NASA has created a Halloween playlist full of sounds from around the solar system. SoundCloud/screenshot

NASA put together a “spooky” playlist of space sounds in honor of Halloween, with audio files from its various missions over the years to places like Jupiter, Saturn and the moons of the outer solar system.

It’s true that the emptiness of space lacks any medium on which sound waves can travel, preventing you from hearing anything from the great void (although it doesn’t hinder your other senses, like smell). But the sounds transmitted back to Earth from NASA’s space probes aren’t sounds in the classic sense — they are emissions from the electromagnetic spectrum that are converted into sound waves.

In the case of Saturn, for example, NASA explains that the planet “is a source of intense radio emissions.” The Cassini spacecraft, which was surveying the outer solar system in the area around Saturn for several years before its mission ended in September, picked up those radio emissions.

“The radio waves are closely related to the auroras near the poles of the planet,” NASA said. “These auroras are similar to Earth’s northern and southern lights.”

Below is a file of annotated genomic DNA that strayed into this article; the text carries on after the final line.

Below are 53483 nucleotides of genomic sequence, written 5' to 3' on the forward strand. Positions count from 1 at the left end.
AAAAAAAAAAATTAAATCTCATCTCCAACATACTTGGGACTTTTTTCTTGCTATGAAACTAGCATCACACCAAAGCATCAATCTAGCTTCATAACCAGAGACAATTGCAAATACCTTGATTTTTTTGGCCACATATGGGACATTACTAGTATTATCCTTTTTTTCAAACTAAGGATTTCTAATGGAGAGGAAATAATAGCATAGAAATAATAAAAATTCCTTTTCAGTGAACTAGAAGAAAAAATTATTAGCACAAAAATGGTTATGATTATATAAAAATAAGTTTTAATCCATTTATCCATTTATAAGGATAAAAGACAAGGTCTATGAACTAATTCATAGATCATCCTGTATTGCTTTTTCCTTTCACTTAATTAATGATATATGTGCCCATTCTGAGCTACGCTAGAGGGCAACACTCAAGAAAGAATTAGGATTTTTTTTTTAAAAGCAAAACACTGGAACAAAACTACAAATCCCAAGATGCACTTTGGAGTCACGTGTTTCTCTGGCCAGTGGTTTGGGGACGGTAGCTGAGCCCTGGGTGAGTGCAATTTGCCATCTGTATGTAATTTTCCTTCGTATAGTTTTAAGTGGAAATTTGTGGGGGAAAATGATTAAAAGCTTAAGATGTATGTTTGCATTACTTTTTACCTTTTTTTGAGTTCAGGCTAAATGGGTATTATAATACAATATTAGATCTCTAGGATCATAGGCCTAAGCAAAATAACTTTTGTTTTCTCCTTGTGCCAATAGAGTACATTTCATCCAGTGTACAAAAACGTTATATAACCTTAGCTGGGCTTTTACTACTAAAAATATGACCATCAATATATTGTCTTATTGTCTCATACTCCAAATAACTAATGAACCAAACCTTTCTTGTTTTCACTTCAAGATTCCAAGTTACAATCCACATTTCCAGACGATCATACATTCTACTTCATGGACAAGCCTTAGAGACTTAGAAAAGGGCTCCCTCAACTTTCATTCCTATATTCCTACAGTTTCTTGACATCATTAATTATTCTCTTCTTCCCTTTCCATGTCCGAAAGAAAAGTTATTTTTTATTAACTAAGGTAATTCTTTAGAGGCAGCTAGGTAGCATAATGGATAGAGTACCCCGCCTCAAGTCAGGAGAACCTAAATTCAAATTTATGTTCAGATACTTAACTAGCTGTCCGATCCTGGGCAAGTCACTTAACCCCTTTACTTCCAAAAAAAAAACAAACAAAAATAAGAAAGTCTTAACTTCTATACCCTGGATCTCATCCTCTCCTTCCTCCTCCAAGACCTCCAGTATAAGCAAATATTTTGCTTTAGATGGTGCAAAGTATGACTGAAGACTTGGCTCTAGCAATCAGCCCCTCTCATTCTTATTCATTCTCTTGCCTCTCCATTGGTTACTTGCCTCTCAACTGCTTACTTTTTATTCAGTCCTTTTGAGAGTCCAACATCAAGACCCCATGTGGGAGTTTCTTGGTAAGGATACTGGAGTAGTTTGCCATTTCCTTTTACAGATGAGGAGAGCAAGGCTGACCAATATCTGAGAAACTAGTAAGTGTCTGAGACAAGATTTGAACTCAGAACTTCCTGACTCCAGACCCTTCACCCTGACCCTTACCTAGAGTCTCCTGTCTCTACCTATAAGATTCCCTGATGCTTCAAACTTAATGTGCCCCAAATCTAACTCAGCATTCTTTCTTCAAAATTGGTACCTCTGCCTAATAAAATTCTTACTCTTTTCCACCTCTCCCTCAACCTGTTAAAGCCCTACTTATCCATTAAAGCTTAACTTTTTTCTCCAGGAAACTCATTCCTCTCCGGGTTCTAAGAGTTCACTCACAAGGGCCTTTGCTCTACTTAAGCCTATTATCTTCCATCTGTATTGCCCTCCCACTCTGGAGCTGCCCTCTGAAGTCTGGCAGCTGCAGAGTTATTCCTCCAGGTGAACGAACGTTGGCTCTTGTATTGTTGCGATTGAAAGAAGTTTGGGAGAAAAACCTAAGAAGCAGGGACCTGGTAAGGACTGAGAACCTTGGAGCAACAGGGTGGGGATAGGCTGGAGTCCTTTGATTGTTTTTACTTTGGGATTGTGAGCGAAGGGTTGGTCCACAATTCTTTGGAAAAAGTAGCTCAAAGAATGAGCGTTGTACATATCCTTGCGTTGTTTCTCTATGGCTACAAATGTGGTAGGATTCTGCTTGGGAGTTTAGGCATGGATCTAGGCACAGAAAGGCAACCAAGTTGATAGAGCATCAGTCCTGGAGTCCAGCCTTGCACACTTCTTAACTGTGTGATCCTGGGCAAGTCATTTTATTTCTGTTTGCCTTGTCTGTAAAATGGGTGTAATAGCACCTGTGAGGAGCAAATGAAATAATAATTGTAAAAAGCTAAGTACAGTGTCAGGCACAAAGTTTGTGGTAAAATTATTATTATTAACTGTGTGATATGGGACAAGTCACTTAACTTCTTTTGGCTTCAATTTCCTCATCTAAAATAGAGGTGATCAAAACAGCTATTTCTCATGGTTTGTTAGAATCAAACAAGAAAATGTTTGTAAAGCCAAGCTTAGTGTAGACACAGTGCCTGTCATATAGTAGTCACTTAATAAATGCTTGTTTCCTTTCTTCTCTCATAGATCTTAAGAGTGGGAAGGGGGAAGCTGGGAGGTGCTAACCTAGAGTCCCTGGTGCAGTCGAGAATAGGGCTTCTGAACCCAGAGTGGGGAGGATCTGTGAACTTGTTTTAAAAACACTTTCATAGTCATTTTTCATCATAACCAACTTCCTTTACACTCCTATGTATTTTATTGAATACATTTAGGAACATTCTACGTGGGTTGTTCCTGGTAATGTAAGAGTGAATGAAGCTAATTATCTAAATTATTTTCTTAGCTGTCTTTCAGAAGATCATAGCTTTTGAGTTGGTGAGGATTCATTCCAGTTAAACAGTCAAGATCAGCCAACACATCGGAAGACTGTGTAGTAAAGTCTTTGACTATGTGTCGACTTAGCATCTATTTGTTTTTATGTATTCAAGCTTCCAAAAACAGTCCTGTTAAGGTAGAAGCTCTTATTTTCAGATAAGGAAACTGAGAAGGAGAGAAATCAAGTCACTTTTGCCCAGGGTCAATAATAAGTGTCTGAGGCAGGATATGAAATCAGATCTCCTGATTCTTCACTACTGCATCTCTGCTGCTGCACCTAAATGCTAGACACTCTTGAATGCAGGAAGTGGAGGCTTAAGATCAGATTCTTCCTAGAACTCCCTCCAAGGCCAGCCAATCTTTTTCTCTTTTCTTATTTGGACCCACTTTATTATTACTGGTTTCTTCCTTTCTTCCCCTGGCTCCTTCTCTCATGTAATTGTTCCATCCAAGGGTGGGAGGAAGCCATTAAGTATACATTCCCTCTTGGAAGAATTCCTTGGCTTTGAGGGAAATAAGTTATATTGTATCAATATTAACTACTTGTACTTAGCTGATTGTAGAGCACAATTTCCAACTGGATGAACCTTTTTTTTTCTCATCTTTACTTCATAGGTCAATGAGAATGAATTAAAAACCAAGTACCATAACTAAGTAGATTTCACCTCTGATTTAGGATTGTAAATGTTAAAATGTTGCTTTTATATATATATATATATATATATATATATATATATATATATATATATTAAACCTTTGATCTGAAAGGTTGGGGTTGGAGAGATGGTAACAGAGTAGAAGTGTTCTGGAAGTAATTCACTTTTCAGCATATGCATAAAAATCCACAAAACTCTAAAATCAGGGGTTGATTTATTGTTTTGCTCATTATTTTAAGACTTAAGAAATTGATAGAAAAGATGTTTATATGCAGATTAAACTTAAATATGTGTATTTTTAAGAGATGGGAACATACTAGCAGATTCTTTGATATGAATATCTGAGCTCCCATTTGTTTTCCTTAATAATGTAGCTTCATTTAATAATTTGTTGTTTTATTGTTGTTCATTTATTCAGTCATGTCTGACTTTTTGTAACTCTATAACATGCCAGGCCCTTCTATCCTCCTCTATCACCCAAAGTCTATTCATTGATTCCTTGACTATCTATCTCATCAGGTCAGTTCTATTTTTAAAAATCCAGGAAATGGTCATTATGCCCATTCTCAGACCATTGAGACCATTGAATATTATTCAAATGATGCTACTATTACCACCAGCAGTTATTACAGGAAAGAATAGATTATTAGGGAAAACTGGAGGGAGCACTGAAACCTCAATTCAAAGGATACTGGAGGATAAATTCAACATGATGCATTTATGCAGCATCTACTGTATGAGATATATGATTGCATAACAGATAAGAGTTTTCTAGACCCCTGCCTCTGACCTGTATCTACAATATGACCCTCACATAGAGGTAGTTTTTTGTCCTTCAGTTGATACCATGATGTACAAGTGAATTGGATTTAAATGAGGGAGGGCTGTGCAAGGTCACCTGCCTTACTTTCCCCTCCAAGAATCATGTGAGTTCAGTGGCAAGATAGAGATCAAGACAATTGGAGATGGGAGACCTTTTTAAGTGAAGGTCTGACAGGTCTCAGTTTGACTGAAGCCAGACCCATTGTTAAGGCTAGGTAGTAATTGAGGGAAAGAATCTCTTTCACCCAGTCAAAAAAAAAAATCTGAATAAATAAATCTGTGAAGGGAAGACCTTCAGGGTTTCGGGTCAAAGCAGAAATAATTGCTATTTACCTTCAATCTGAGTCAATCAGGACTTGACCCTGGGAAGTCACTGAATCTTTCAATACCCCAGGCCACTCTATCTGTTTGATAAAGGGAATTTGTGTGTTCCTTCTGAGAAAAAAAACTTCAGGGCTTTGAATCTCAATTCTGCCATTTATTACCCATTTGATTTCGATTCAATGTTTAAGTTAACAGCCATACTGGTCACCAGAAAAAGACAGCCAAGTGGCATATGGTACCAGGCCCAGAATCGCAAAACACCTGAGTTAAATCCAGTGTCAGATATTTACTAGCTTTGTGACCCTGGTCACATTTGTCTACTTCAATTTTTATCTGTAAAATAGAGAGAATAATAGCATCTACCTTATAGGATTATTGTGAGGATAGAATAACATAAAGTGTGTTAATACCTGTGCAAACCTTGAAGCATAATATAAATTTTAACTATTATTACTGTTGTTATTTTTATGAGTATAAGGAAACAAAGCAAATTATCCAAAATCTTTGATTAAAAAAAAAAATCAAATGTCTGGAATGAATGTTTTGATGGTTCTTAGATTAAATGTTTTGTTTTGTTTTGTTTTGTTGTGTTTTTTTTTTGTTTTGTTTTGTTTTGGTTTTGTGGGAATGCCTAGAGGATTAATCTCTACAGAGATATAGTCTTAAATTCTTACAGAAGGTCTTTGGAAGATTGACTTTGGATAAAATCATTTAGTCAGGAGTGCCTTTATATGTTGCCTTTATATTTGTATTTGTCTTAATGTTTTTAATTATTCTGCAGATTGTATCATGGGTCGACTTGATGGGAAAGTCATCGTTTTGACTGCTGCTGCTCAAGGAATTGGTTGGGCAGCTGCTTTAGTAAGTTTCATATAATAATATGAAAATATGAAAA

Auroras throughout the solar system crop up when charged particles and other material from the sun is blown outward and interacts with the magnetic fields and atmospheric gases of the planets.

The space agency has previously released sounds that came from Cassini’s observations of Saturn. After the spacecraft took a historic dive into the space between the planet and its rings, marking the first time a probe had ever ventured there, NASA released files of the spacecraft whizzing past dust particles in the gap. The whooshes and squeaks that Cassini heard during its dive were distinct from the pops that it heard when it simply crossed the rings’ plane.

If simple sounds are not enough, a team of astrophysicists has also transformed Cassini’s data from Saturn into actual music. The group took the orbital resonance frequencies of Saturn’s moons and the dust particles in its rings and converted them into sounds that humans can perceive, shifting them along to the range that our ears can pick up.

In NASA’s Halloween playlist on SoundCloud, there are sounds collected from Jupiter’s magnetosphere, of lightning on Jupiter, and of a spacecraft being pelted with dust particles from a passing comet.

One of the items on the list, emissions from star KIC7671081B snagged by the Kepler spacecraft, sounds like the soundtrack to a villain entering a movie scene.

There is also a track from radio waves in Earth’s own atmosphere that sounds like creatures in a rainforest chirping, a track called “whistler waves” that sounds like the beginning of a Rush song, and radar echoes from the surface of Saturn’s moon Titan that could be the sound effects on a video game. The track from Jupiter’s moon Ganymede, the largest moon in the solar system, could also potentially be used in an arcade game.